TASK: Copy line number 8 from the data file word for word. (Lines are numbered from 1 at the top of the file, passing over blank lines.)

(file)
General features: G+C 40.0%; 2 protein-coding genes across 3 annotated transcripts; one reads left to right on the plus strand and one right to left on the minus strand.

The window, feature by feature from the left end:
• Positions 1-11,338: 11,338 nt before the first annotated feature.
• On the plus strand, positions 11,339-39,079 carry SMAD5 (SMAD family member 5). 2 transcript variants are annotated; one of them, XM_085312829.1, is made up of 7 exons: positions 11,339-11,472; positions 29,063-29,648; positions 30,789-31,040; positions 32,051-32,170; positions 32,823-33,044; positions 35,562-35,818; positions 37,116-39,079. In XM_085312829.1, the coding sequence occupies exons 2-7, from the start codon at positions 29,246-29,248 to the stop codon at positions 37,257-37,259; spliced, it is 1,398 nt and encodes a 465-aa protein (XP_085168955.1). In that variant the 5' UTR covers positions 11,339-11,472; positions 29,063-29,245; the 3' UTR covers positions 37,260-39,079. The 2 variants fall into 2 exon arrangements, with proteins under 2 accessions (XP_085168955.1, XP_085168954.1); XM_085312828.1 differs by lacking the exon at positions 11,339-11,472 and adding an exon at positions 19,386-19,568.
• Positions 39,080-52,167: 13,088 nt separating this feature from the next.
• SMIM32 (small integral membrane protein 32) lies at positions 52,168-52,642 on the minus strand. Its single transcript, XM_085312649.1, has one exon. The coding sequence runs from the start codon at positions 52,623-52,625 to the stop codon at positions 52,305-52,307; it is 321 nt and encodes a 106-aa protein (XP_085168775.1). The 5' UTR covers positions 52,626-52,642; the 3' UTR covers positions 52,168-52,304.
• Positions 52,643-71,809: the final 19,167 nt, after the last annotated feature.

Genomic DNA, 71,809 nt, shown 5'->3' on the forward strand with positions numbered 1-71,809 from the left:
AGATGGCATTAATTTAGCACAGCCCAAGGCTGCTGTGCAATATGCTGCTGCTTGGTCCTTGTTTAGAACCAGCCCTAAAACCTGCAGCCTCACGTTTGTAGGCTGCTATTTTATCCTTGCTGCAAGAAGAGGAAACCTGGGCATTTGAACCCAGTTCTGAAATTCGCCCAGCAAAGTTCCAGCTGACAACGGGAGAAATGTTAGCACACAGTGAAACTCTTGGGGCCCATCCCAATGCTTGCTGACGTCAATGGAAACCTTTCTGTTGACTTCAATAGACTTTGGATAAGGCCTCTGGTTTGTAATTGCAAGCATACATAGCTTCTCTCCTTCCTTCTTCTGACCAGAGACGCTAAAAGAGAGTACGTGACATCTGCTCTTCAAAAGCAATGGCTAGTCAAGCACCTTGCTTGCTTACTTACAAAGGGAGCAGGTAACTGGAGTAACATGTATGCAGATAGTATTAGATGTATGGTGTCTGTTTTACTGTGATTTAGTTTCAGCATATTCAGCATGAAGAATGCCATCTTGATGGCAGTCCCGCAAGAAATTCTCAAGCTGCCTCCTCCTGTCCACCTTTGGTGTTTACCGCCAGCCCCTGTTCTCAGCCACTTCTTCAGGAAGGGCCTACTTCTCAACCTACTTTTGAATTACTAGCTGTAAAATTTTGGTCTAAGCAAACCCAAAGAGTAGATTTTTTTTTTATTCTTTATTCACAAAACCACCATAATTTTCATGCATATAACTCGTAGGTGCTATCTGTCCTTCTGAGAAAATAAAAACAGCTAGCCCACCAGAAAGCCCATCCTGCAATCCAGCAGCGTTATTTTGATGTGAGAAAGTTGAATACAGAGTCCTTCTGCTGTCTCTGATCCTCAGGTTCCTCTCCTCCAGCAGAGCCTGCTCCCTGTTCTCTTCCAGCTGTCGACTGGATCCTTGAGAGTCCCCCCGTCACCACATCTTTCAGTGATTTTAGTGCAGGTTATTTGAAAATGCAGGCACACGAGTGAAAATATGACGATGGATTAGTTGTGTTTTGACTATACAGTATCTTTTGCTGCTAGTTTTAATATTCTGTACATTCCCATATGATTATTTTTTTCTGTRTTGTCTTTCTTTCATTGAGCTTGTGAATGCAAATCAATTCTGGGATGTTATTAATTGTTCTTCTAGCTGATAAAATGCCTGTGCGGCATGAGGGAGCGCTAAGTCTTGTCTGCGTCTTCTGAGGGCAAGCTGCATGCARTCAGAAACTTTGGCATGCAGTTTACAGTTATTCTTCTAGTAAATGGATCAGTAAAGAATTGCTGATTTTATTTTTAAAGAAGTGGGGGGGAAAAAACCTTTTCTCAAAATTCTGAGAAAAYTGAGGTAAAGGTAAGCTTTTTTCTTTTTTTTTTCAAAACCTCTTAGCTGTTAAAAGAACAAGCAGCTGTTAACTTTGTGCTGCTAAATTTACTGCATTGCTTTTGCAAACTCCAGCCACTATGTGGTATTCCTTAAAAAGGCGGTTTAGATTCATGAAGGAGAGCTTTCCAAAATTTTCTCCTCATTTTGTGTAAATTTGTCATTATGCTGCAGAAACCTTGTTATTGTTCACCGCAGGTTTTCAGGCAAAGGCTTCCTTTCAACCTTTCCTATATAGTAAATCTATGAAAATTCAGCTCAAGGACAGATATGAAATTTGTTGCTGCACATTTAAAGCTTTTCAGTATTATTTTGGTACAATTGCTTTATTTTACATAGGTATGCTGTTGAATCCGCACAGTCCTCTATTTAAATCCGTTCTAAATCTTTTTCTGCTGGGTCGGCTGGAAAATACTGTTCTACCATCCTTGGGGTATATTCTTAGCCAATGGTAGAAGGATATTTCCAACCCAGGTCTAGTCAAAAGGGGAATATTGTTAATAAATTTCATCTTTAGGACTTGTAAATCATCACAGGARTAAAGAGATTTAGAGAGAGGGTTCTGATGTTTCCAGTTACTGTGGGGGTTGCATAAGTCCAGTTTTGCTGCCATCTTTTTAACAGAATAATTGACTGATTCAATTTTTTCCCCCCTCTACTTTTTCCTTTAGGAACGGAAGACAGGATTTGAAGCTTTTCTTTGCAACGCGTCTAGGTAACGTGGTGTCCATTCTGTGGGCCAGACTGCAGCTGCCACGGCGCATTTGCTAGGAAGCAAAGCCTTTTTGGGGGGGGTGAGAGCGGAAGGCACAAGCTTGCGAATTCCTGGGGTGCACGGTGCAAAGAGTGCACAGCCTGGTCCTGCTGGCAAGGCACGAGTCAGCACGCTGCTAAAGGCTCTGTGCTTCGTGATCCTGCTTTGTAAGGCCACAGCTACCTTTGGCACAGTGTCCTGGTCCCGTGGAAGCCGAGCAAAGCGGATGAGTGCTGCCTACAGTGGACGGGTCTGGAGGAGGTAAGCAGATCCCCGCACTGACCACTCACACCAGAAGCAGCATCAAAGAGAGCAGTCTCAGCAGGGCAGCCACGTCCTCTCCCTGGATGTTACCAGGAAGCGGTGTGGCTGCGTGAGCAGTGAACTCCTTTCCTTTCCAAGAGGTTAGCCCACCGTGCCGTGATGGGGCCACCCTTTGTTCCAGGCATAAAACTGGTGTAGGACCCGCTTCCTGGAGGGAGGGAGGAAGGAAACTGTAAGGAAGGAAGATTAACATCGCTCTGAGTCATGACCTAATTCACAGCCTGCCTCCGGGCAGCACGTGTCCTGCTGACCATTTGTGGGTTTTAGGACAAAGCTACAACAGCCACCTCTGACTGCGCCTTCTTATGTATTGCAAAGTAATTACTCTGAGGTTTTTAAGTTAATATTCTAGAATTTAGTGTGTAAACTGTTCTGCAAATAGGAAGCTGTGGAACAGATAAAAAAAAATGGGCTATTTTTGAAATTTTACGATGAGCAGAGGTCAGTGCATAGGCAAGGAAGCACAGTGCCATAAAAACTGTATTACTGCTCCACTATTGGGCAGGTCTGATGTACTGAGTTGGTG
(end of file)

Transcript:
Genomic DNA, 71,809 nt, shown 5'->3' on the forward strand with positions numbered 1-71,809 from the left: